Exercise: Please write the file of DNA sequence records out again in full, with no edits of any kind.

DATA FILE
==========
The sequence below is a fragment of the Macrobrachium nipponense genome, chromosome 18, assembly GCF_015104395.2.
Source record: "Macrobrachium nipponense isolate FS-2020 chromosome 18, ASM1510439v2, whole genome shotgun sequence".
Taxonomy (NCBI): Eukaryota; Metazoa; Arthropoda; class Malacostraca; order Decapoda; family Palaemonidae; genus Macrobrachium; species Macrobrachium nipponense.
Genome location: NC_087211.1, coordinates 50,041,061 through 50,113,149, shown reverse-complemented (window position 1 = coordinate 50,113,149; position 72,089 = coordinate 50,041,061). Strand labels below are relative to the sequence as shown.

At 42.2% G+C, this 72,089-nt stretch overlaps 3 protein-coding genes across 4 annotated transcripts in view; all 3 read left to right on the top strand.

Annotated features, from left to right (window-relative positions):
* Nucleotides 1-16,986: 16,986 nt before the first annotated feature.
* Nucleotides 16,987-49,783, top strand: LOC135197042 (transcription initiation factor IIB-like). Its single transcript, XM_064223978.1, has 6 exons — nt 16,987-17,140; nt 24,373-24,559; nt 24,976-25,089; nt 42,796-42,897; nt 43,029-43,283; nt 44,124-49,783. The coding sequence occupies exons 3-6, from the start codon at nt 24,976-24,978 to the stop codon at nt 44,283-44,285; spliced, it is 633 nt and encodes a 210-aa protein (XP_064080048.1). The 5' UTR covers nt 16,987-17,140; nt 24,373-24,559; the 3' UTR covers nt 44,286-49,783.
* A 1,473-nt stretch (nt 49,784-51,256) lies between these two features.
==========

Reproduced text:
The sequence below is a fragment of the Macrobrachium nipponense genome, chromosome 18, assembly GCF_015104395.2.
Source record: "Macrobrachium nipponense isolate FS-2020 chromosome 18, ASM1510439v2, whole genome shotgun sequence".
Taxonomy (NCBI): Eukaryota; Metazoa; Arthropoda; class Malacostraca; order Decapoda; family Palaemonidae; genus Macrobrachium; species Macrobrachium nipponense.
Genome location: NC_087211.1, coordinates 50,041,061 through 50,113,149, shown reverse-complemented (window position 1 = coordinate 50,113,149; position 72,089 = coordinate 50,041,061). Strand labels below are relative to the sequence as shown.

At 42.2% G+C, this 72,089-nt stretch overlaps 3 protein-coding genes across 4 annotated transcripts in view; all 3 read left to right on the top strand.

Annotated features, from left to right (window-relative positions):
* Nucleotides 1-16,986: 16,986 nt before the first annotated feature.
* Nucleotides 16,987-49,783, top strand: LOC135197042 (transcription initiation factor IIB-like). Its single transcript, XM_064223978.1, has 6 exons — nt 16,987-17,140; nt 24,373-24,559; nt 24,976-25,089; nt 42,796-42,897; nt 43,029-43,283; nt 44,124-49,783. The coding sequence occupies exons 3-6, from the start codon at nt 24,976-24,978 to the stop codon at nt 44,283-44,285; spliced, it is 633 nt and encodes a 210-aa protein (XP_064080048.1). The 5' UTR covers nt 16,987-17,140; nt 24,373-24,559; the 3' UTR covers nt 44,286-49,783.
* A 1,473-nt stretch (nt 49,784-51,256) lies between these two features.